Beware of the rude person that works in your office; you may catch some of that attitude. People confronted with rudeness at work may falsely perceive rudeness in conversations with others, making them more likely to be rude in return, according to a study from the University of Florida, published in the Journal of Applied Psychology. This may cause rudeness to spread like a virus throughout the workplace.

Researchers observed 90 graduate students as they practiced negotiations with their fellow classmates. They found that when a student rated their first negotiation partner as rude, that student in turn was more likely to be rated as rude by a subsequent partner. This pattern persisted even after a week had elapsed between the first and second negotiations.

"When you experience rudeness, it makes rudeness more noticeable," said Trevor Foulk, an author of the study and doctoral student in management at the University of Florida's Warrington College of Business Administration, in a statement. "You'll see more rudeness even if it's not there."

In addition to observing the graduate participants, the researchers tested how quickly 47 undergraduate students identified real or nonsense words from a list. But before the students were asked to identify the words, they observed one of two staged interactions between a late participant who was obviously sorry for being tardy and a study leader. When students saw that the interaction between the leader and the participant was rude, they were more likely to identify rude words on the list as real at a faster pace than those who witnessed the normal interaction.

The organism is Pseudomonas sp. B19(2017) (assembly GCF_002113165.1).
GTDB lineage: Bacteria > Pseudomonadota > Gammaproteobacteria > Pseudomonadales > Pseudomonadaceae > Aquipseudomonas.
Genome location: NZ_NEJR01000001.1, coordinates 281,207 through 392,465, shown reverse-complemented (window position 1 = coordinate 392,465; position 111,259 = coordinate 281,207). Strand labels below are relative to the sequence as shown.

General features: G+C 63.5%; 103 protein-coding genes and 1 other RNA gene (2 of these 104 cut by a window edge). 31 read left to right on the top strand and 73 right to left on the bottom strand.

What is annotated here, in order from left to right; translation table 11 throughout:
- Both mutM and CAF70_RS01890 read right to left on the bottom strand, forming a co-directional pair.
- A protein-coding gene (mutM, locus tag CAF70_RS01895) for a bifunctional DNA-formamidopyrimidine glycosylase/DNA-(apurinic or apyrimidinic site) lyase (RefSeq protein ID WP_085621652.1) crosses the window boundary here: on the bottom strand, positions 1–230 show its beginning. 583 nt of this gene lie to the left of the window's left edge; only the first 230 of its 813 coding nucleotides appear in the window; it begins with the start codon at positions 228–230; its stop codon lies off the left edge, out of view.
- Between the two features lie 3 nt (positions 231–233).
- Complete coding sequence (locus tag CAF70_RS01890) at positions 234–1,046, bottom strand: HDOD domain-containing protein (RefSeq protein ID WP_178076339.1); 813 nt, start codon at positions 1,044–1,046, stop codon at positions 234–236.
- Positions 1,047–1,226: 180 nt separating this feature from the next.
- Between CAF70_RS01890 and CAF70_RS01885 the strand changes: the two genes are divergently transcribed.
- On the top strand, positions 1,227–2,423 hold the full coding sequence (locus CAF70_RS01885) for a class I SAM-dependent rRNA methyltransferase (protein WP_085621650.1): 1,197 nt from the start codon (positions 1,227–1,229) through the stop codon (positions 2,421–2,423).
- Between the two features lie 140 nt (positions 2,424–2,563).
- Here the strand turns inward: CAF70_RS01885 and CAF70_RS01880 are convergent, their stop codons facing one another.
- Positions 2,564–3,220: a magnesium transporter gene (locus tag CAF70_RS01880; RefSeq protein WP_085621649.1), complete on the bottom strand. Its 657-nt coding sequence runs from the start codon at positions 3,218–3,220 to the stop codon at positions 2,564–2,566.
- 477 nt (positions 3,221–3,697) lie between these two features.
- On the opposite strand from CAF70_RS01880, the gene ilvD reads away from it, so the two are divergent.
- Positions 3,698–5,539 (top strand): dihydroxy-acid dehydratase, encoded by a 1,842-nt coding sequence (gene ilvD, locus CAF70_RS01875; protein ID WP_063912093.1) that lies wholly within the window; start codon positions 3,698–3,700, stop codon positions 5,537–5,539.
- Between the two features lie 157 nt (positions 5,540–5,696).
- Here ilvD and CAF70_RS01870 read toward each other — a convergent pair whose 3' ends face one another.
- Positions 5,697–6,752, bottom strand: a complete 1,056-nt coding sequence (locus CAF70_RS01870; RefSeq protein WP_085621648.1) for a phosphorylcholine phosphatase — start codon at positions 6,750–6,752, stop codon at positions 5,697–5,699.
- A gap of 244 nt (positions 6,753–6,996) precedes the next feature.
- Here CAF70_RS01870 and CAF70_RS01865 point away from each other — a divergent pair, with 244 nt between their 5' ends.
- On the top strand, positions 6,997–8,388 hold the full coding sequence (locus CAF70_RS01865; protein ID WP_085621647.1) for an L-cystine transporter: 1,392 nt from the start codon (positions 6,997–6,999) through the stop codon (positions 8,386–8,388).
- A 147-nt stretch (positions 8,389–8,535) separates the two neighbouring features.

While this experiment on the undergraduates was simply the effect of firsthand rudeness, the study on graduates shows how rudeness can have a secondhand effect. Not only were people exposed to rudeness more likely to end up being rude to others, but when participants watched a video of a rude interaction in the workplace, they were more likely to be rude in emails that they wrote later on — they used a more hostile tone in their responses when compared to those who saw a polite interaction before responding.

Unfortunately, the rudeness contagion isn't something that can be treated as easily as some health conditions. Being able to deal with it effectively may be key preventing it from spreading through an office environment. Taking time to clear your mind and recognize your thoughts before interacting with someone else could make a world of difference in your tone when speaking to another co-worker. This study could encourage employers to look into how employees treat each other.

"You might go your whole career and not experience abuse or aggression in the workplace, but rudeness also has a negative effect on performance," Foulk said. "It isn't something you can just turn your back on: it matters."

Source: Foulk T, Woolum A, Erez A. Catching Rudeness Is Like Catching A Cold: The Contagion Effects Of Low-Intensity Negative Behaviors. Journal of Applied Psychology. 2015.